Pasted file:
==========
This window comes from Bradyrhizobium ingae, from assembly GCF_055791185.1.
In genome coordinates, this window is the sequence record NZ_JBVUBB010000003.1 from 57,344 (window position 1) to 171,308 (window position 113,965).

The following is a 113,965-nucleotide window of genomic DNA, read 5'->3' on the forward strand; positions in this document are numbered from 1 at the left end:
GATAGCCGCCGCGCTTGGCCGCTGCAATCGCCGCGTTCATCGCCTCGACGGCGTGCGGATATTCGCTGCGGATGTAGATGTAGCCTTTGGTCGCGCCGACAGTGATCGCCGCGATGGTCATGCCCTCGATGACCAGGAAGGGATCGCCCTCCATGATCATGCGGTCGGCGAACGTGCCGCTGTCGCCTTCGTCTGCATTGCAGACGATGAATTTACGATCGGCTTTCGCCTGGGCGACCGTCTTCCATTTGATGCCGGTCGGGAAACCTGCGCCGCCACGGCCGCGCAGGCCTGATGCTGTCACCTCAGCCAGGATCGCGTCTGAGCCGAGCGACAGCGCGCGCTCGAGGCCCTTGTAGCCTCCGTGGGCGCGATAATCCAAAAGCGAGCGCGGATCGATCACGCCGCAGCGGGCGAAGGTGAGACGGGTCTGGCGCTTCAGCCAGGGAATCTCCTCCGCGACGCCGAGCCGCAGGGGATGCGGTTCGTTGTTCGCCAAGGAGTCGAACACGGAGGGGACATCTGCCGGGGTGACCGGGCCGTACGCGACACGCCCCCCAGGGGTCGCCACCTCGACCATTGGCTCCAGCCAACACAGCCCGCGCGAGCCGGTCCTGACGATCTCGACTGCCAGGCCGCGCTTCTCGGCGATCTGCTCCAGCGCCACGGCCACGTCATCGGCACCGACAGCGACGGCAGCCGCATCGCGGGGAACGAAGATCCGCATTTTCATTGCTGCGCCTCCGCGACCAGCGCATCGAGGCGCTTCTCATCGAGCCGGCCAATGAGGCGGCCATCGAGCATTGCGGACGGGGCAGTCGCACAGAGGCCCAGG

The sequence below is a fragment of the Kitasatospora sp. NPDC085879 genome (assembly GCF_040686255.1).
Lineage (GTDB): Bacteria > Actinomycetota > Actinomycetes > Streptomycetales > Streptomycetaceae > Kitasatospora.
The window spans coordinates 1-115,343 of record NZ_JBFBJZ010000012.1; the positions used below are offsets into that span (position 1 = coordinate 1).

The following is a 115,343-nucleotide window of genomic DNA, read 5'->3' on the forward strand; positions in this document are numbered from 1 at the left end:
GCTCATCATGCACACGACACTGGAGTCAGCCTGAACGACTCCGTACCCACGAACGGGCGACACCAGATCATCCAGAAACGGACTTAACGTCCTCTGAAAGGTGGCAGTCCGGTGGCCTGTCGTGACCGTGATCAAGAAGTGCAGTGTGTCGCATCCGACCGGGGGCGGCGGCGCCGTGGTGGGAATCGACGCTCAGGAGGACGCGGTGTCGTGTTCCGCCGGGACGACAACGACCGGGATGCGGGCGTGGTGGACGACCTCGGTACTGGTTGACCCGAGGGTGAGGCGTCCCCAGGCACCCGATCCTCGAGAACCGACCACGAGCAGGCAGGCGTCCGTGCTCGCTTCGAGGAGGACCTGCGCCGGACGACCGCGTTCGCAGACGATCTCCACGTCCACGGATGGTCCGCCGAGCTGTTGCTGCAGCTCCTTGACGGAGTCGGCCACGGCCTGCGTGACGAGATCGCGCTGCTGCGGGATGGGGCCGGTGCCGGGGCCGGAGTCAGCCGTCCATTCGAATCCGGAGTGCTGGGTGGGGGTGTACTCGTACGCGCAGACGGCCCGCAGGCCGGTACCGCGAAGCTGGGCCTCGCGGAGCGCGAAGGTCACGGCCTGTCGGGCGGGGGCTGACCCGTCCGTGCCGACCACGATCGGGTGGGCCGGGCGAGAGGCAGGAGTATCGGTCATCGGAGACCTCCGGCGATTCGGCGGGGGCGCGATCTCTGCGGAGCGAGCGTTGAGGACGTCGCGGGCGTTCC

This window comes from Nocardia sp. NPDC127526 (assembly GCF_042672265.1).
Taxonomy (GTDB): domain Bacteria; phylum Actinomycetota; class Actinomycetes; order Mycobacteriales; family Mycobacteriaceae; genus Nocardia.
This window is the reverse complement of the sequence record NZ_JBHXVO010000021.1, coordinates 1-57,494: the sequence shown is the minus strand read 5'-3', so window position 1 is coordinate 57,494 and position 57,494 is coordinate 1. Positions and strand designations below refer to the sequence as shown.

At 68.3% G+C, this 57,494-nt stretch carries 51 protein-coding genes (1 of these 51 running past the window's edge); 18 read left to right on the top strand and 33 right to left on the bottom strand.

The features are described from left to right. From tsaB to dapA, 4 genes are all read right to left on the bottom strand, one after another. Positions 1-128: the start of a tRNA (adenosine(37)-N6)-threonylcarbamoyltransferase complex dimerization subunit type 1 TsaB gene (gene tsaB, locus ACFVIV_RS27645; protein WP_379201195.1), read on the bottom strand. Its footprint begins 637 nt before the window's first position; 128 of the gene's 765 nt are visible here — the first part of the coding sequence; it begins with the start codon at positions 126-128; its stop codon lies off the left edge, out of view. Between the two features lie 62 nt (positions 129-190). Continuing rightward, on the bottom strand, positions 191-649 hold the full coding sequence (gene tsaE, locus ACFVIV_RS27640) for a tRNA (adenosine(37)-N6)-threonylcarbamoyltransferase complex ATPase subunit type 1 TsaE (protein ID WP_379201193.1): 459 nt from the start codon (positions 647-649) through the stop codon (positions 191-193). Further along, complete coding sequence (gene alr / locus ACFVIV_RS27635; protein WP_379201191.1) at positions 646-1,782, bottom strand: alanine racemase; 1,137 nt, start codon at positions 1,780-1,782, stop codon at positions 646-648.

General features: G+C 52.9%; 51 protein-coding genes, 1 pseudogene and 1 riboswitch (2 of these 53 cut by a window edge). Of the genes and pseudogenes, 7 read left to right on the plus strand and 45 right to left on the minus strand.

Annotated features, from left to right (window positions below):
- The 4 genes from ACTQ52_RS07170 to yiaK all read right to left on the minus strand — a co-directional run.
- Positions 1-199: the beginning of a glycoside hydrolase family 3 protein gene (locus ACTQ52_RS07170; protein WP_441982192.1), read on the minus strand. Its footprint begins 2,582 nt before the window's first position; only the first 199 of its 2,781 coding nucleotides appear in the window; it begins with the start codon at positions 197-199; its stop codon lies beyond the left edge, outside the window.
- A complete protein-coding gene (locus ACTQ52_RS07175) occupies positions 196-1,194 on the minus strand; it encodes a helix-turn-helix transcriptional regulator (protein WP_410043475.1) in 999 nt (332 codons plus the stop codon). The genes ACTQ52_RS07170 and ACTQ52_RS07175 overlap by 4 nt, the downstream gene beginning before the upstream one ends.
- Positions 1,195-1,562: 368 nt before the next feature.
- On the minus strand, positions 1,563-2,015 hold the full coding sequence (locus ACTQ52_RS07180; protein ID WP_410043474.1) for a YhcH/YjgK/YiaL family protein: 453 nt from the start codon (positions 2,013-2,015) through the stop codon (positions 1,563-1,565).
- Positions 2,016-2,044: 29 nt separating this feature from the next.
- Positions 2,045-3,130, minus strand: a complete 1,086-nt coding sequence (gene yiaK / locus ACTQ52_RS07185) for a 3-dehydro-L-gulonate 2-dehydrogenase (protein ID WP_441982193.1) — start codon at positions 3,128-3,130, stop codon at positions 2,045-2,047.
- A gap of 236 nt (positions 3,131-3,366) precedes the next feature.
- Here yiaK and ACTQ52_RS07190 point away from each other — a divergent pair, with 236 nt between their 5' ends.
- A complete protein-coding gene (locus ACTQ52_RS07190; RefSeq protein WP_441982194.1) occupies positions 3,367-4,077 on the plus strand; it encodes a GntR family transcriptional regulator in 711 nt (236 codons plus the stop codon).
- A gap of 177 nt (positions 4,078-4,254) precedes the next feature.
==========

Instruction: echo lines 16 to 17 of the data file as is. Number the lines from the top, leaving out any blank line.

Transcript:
Annotated features, from left to right (window positions below):
- The 4 genes from ACTQ52_RS07170 to yiaK all read right to left on the minus strand — a co-directional run.